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Health directors, police stress education in enforcing virus restrictions

By Gayla Cawley and David Mclellan | May 22, 2020

Municipal health and police departments have been the agencies responsible for enforcing COVID-19 advisories, orders and restrictions throughout the pandemic.

City health directors in Lynn and Peabody say their departments have been working to ensure that businesses follow city- and state-required protocols, such as ensuring customers and staff wear face masks and stores adhere to social distancing.

But health officials say those protocols become more difficult to enforce on an individual basis outside the business community.

“There are places where I’ve been where I have observed people not wearing face coverings where they have not been properly social distanced,” said Lynn Public Health Director Michele Desmarais. “I still believe that it’s about education.

“It’s about making sure everyone understands how dangerous and how contagious this virus is and there are precautions we should all be taking to stop this virus spread. Proper face coverings and social distancing have been shown to decrease the amount and the spread of the COVID-19 virus.”

Peabody Health Director Sharon Cameron added: “it’s really difficult because we’re not a police force. We don’t have inspectors that are waiting to receive a complaint and rush out to catch a person in the act.

“What you should do is control what you can control and keep your distance from (others who are not wearing masks). We never want anyone approaching or confronting anyone they see without a face mask.”

Area police departments have been fielding those types of individual complaints, which have included social distancing, face mask and mass gathering violations, but officers have largely chosen to take more of that educational, rather than enforcement approach.

“It’s more of an educational standpoint from the police side of it,” said Nahant Police Chief Robert Dwyer. “If we are called on a complaint, like a large number of kids at the park, we will go down there and try to educate them.”

Although many Lynn businesses have been trying hard to adhere to the restrictions placed on their operations, the city’s “mass gathering task force,” which operates out of the Inspectional Services Department (ISD), has had to issue 59 violations as of Tuesday, according to Desmarais.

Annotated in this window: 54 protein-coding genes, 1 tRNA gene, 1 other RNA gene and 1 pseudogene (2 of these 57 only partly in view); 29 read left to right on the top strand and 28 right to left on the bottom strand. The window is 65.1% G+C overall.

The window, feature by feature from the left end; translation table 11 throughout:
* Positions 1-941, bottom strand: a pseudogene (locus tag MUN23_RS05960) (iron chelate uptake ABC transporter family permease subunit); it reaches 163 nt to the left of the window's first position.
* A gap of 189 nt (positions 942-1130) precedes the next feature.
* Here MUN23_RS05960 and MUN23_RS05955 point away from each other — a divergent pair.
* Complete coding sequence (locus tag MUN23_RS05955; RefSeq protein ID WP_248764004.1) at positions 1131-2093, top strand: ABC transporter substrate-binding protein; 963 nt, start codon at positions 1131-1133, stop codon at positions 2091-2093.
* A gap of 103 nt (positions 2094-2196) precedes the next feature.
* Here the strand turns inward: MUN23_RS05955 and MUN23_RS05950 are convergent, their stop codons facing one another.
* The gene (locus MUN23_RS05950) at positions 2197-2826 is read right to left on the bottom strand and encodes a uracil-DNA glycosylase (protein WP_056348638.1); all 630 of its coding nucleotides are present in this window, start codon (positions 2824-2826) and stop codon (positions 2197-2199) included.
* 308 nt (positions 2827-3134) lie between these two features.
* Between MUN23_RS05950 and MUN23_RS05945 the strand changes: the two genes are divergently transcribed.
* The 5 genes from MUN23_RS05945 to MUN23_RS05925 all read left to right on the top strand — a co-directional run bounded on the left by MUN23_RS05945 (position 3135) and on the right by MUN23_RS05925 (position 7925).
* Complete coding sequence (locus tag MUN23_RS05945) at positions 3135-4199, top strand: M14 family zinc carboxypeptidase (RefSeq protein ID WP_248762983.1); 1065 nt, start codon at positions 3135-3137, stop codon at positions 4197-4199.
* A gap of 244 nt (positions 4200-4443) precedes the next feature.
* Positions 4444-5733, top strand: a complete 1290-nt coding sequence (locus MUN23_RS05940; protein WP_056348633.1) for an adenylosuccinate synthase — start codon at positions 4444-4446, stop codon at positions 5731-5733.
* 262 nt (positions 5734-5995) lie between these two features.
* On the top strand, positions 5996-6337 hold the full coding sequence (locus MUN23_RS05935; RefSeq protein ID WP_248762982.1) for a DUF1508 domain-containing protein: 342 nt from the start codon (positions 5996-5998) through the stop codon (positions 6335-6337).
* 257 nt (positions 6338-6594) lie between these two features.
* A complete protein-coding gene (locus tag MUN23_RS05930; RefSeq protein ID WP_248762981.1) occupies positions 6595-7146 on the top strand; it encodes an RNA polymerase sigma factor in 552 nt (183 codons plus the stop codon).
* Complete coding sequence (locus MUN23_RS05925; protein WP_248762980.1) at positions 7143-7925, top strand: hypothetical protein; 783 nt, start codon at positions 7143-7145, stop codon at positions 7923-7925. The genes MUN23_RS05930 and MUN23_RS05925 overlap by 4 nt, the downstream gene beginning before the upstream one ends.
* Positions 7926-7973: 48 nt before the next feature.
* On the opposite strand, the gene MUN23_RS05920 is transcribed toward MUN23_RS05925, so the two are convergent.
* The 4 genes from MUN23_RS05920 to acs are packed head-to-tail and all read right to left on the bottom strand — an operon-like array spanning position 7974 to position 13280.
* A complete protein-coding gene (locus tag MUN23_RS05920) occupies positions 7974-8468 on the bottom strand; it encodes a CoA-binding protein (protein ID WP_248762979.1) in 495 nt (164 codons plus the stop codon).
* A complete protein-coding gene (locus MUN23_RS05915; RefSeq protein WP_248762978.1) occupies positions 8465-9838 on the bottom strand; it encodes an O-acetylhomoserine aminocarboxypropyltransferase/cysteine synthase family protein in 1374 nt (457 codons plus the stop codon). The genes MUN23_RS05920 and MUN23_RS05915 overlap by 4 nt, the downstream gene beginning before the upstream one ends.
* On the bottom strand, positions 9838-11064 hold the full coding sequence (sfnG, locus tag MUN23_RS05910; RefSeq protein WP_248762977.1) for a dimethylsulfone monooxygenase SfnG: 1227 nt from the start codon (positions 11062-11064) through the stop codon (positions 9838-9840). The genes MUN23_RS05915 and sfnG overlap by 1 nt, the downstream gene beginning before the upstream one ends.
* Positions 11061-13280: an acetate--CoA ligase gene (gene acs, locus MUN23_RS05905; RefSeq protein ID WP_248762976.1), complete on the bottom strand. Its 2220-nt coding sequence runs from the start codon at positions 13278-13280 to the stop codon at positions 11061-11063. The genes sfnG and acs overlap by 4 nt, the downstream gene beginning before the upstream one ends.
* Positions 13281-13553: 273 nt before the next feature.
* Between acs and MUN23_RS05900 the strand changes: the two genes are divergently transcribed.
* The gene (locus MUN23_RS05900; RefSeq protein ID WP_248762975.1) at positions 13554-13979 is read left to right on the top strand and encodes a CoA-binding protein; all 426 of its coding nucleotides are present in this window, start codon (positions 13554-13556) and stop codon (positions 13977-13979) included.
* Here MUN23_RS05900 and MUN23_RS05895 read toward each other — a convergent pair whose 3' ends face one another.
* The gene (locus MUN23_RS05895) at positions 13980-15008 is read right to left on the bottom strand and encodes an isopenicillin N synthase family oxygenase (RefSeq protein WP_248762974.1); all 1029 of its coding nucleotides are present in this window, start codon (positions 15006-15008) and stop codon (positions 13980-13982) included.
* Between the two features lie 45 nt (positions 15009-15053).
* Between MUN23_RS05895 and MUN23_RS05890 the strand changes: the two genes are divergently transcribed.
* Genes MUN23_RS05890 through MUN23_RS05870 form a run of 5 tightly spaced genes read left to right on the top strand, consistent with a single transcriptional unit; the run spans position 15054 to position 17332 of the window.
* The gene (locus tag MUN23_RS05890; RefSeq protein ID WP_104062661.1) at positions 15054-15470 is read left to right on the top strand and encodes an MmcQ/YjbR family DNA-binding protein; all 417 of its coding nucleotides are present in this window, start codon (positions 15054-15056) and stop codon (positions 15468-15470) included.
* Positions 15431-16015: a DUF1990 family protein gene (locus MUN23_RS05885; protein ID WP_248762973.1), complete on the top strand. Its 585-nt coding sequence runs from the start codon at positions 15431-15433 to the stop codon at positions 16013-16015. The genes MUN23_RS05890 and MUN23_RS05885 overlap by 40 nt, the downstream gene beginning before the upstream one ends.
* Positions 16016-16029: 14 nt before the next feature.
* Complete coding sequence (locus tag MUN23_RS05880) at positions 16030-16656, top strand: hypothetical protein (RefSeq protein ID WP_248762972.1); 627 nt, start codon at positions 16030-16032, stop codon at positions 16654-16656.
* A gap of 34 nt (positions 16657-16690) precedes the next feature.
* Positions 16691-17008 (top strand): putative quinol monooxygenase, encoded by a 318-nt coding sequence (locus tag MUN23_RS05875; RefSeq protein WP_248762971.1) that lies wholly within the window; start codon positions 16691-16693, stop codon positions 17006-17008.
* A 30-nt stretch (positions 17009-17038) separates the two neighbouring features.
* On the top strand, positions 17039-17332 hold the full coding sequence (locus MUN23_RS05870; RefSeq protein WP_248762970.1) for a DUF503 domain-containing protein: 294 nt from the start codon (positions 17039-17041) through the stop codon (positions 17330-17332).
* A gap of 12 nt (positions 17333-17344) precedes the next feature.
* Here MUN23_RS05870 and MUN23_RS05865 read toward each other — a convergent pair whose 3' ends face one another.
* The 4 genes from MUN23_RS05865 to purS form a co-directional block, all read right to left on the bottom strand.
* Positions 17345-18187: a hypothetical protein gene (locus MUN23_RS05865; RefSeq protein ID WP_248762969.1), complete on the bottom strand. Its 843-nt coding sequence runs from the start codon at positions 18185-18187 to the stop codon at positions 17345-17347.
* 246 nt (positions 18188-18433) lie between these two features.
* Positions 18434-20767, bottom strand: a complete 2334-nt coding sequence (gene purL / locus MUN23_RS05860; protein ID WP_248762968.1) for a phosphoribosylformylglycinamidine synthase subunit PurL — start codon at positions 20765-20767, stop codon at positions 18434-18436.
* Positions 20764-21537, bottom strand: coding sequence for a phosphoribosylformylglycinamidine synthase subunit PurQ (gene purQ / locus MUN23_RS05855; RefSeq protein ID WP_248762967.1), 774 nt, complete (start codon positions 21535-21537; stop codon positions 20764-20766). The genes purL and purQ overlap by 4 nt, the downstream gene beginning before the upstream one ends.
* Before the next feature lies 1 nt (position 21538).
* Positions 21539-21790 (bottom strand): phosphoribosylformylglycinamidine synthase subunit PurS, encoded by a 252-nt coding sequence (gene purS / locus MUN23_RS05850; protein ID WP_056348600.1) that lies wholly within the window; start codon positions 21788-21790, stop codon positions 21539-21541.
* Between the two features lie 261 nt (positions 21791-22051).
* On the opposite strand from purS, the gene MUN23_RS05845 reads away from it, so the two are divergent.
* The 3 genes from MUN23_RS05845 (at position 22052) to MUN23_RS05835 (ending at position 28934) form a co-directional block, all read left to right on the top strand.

Those violations have mostly been for non-compliance with face coverings in stores, for both customers and staff, for businesses not adhering to social distancing and for too many people being inside a store at a given time. There’s also been some instances of non-essential businesses operating, Desmarais said.

“The inspector goes out and if it’s a first time visit, they are just given a warning (and are) just reminded as to what the directives are at the time,” said Desmarais. “It’s difficult because you don’t want to impose any more hardship on anybody right now, but you also need to keep in mind the health and safety of the city.”

After the initial warning, the city issues up to three escalating fines to a business that is found to be in non-compliance with certain restrictions. If a business is found to be in violation after receiving fines of $100, $200 and $300, the city will issue a cease and desist order, Desmarais said.

So far, two businesses have been shut down through cease and desist orders after receiving warnings and several fines, but Desmarais declined to name them.

Although violations have been issued to a mix of businesses throughout the city, the majority of violations have been for box, or chain stores, she said.

“Businesses are complying,” said Desmarais. “They’re trying very hard and I think it’s important to realize that so that they can continue in business during this difficult, challenging time.”

In Peabody, as of Tuesday, 15 businesses have been shut down and one fine has been issued. Four of those businesses were shut down by the state Department of Labor Standards, Cameron said.

The majority of businesses that have been shut down have been deemed “non-essential,” such as gyms, car washes, pet groomers and other retailers. After receiving a warning, the city issued a $300 fine to a gym that continued to flout restrictions, Cameron said.